What is erythema nodosum?
- Erythema nodosum is a type of skin inflammation that is located in a certain portion of the fatty layer of skin.
- Erythema nodosum (also called EN) results in reddish, painful, tender lumps most commonly located in the front of the legs.
- The tender lumps, or nodules, of erythema nodosum range in size from one to five centimeters. Inflammation in the fatty layer of skin causes the nodular swelling.
- Erythema nodosum can be self-limited and resolve on its own in three to six weeks. Upon resolution, it may leave only a temporary bruised appearance or leave a chronic indentation in the skin where the fatty layer was injured.
What causes erythema nodosum?
Erythema nodosum may occur as an isolated condition or in association with other conditions. Conditions that are associated with erythema nodosum include:
- medications (sulfa-related drugs, birth control pills, and estrogens),
- strep throat,
- Cat scratch disease,
- fungal diseases,
- infectious mononucleosis,
- Behçet's disease,
- inflammatory bowel diseases (Crohn's disease and ulcerative colitis), and
- normal pregnancy.
What are the signs and symptoms of erythema nodosum?
Characteristic features of erythema nodosum include barely raised, tender, reddish nodules, most commonly below the knees in the front of the legs. They are typically painful and can slowly come and go.
There are several scenarios for the outcome of erythema nodosum. Typically, these nodular areas are tender and inflamed off and on for a period of weeks. They usually then resolve spontaneously, each one of the little areas of inflammation shrinking down and then becoming flat rather than raised and inflamed. They leave a bruised appearance. Then, they resolve completely on their own. Other lesions can sometimes pop up elsewhere. This may occur for periods of weeks to months, and then they eventually disappear. However, chronic erythema nodosum that may last for years is another pattern. Chronic erythema nodosum, with intermittent recurrences, can occur with or without an underlying disease present.
How do health care professionals diagnose erythema nodosum?
Usually, erythema nodosum is a straightforward, simple diagnosis for a doctor to make by examining a patient and noting the typical firm area of raised tenderness that is red along with areas which have had lesions resolved, which might show a bruised-like appearance. It does not typically require other investigative tests.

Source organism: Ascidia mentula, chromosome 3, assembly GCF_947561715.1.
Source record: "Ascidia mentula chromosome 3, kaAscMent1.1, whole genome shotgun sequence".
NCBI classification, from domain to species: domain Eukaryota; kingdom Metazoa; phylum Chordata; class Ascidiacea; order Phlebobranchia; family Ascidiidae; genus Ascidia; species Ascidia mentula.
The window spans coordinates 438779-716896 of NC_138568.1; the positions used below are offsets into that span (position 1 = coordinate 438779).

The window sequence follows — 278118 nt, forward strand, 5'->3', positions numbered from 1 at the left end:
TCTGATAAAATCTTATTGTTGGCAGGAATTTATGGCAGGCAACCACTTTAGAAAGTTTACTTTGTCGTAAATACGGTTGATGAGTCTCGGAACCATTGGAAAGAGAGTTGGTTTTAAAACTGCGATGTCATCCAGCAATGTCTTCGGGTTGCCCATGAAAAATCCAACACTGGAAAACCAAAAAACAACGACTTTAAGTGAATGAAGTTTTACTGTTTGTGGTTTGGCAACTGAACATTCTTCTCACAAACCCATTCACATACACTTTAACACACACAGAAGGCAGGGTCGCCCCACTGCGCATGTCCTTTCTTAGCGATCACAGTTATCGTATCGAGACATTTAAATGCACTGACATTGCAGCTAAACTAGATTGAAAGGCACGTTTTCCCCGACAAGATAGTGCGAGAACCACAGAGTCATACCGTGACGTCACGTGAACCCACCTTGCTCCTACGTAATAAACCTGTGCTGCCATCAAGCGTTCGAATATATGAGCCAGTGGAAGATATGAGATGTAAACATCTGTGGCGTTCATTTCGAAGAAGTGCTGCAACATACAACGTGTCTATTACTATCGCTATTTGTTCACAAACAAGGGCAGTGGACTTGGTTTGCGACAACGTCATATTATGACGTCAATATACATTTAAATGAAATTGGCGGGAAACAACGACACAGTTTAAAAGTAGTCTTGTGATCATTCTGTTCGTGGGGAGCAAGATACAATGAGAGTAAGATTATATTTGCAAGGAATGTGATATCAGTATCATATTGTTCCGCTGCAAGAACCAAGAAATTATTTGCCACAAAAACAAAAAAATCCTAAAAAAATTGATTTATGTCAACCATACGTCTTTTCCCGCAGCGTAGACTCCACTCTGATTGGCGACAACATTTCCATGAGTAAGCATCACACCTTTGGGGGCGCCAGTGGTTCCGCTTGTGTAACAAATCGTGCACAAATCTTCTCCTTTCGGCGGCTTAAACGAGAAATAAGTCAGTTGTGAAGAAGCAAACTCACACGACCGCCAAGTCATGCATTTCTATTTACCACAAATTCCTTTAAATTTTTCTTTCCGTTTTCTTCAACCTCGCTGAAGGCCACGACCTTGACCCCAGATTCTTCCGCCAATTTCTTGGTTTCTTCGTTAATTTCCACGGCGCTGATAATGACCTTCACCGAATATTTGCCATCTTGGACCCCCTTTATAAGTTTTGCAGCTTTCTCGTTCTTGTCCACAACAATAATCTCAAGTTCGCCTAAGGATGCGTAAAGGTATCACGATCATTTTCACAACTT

Sometimes doctors perform a biopsy for confirmation. For example, if a patient presents with an isolated, nodule and a doctor is unable to make a diagnosis based on its appearance. The biopsy of the deeper layers of tissue of skin can prove that it is erythema nodosum.
Can erythema nodosum be confused with other conditions?
The nodules of erythema nodosum are sometimes confused with insect bites. Sometimes the inflammation of erythema nodosum is more widespread and can mimic skin infection (cellulitis).
Rosacea, Acne, Shingles: Common Adult Skin Diseases
Diagnosis of Erythema Nodosum
A skin biopsy is the removal of a piece of skin for the purpose of further examination in the laboratory using a microscope. Skin biopsies are performed to diagnose a number of conditions. Biopsies are not meant to actually treat a skin condition.
What are treatment options for erythema nodosum?
Doctors manage erythema nodosum by identifying and treating any underlying condition present. Simultaneously, health care professionals direct treatment toward the inflamed skin from the erythema nodosum.
Treatments for erythema nodosum include anti-inflammatory drugs and corticosteroids by mouth or local injection. Physicians sometimes administer colchicine to reduce inflammation. Treatment must be customized for the particular patient and conditions present, such as the existence of any associated diseases. It is important to note that erythema nodosum, while annoying and often painful, does not threaten internal organs and the long-term outlook is generally very good.
Medically Reviewed on 5/15/2018
Koopman, William, et al., eds. Clinical Primer of Rheumatology. Philadelphia, PA: Lippincott Williams & Wilkins, 2003.
Ruddy, Shaun, et al. Kelley's Textbook of Rheumatology. 6th ed. Philadelphia, PA: W.B. Saunders, 2001.